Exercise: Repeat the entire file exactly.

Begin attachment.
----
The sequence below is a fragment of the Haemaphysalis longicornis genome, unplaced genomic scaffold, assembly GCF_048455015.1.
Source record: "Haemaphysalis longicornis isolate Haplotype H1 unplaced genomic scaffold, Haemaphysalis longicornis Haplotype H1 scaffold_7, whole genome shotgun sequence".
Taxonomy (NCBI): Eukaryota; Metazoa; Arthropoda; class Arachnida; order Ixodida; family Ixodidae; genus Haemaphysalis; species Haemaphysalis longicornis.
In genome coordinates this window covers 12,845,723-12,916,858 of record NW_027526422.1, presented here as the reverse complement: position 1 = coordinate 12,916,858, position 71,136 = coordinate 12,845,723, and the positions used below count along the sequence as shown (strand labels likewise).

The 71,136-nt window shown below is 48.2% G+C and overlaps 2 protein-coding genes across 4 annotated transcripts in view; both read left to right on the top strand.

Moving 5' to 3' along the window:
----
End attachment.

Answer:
The sequence below is a fragment of the Haemaphysalis longicornis genome, unplaced genomic scaffold, assembly GCF_048455015.1.
Source record: "Haemaphysalis longicornis isolate Haplotype H1 unplaced genomic scaffold, Haemaphysalis longicornis Haplotype H1 scaffold_7, whole genome shotgun sequence".
Taxonomy (NCBI): Eukaryota; Metazoa; Arthropoda; class Arachnida; order Ixodida; family Ixodidae; genus Haemaphysalis; species Haemaphysalis longicornis.
In genome coordinates this window covers 12,845,723-12,916,858 of record NW_027526422.1, presented here as the reverse complement: position 1 = coordinate 12,916,858, position 71,136 = coordinate 12,845,723, and the positions used below count along the sequence as shown (strand labels likewise).

The 71,136-nt window shown below is 48.2% G+C and overlaps 2 protein-coding genes across 4 annotated transcripts in view; both read left to right on the top strand.

Moving 5' to 3' along the window: